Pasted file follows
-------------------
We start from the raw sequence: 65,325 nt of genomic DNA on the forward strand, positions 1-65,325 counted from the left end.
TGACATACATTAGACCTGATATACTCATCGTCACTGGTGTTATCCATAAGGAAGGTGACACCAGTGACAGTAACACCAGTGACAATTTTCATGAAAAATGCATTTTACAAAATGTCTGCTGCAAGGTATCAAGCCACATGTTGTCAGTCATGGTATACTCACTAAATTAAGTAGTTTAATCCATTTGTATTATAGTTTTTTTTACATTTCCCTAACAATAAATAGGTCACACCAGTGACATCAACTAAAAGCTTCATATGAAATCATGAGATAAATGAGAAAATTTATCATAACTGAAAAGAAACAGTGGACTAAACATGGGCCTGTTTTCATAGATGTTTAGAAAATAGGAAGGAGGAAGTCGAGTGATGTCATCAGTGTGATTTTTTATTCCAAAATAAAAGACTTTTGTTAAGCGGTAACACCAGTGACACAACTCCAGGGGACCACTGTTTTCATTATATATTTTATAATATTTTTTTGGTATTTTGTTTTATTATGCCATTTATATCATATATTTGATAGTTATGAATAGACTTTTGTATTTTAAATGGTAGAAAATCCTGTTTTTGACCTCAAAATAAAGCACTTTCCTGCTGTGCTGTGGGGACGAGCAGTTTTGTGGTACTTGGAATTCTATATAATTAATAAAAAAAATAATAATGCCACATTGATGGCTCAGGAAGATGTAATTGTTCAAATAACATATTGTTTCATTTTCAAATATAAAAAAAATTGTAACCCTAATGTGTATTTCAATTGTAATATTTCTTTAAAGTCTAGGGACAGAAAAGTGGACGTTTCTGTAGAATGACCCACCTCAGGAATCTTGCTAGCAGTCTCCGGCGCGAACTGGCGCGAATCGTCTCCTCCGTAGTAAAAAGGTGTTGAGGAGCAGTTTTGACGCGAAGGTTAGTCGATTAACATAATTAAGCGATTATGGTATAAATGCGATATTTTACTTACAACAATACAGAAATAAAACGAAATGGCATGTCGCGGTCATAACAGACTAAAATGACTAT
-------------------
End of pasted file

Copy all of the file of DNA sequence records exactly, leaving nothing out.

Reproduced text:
We start from the raw sequence: 65,325 nt of genomic DNA on the forward strand, positions 1-65,325 counted from the left end.
TGACATACATTAGACCTGATATACTCATCGTCACTGGTGTTATCCATAAGGAAGGTGACACCAGTGACAGTAACACCAGTGACAATTTTCATGAAAAATGCATTTTACAAAATGTCTGCTGCAAGGTATCAAGCCACATGTTGTCAGTCATGGTATACTCACTAAATTAAGTAGTTTAATCCATTTGTATTATAGTTTTTTTTACATTTCCCTAACAATAAATAGGTCACACCAGTGACATCAACTAAAAGCTTCATATGAAATCATGAGATAAATGAGAAAATTTATCATAACTGAAAAGAAACAGTGGACTAAACATGGGCCTGTTTTCATAGATGTTTAGAAAATAGGAAGGAGGAAGTCGAGTGATGTCATCAGTGTGATTTTTTATTCCAAAATAAAAGACTTTTGTTAAGCGGTAACACCAGTGACACAACTCCAGGGGACCACTGTTTTCATTATATATTTTATAATATTTTTTTGGTATTTTGTTTTATTATGCCATTTATATCATATATTTGATAGTTATGAATAGACTTTTGTATTTTAAATGGTAGAAAATCCTGTTTTTGACCTCAAAATAAAGCACTTTCCTGCTGTGCTGTGGGGACGAGCAGTTTTGTGGTACTTGGAATTCTATATAATTAATAAAAAAAATAATAATGCCACATTGATGGCTCAGGAAGATGTAATTGTTCAAATAACATATTGTTTCATTTTCAAATATAAAAAAAATTGTAACCCTAATGTGTATTTCAATTGTAATATTTCTTTAAAGTCTAGGGACAGAAAAGTGGACGTTTCTGTAGAATGACCCACCTCAGGAATCTTGCTAGCAGTCTCCGGCGCGAACTGGCGCGAATCGTCTCCTCCGTAGTAAAAAGGTGTTGAGGAGCAGTTTTGACGCGAAGGTTAGTCGATTAACATAATTAAGCGATTATGGTATAAATGCGATATTTTACTTACAACAATACAGAAATAAAACGAAATGGCATGTCGCGGTCATAACAGACTAAAATGACTAT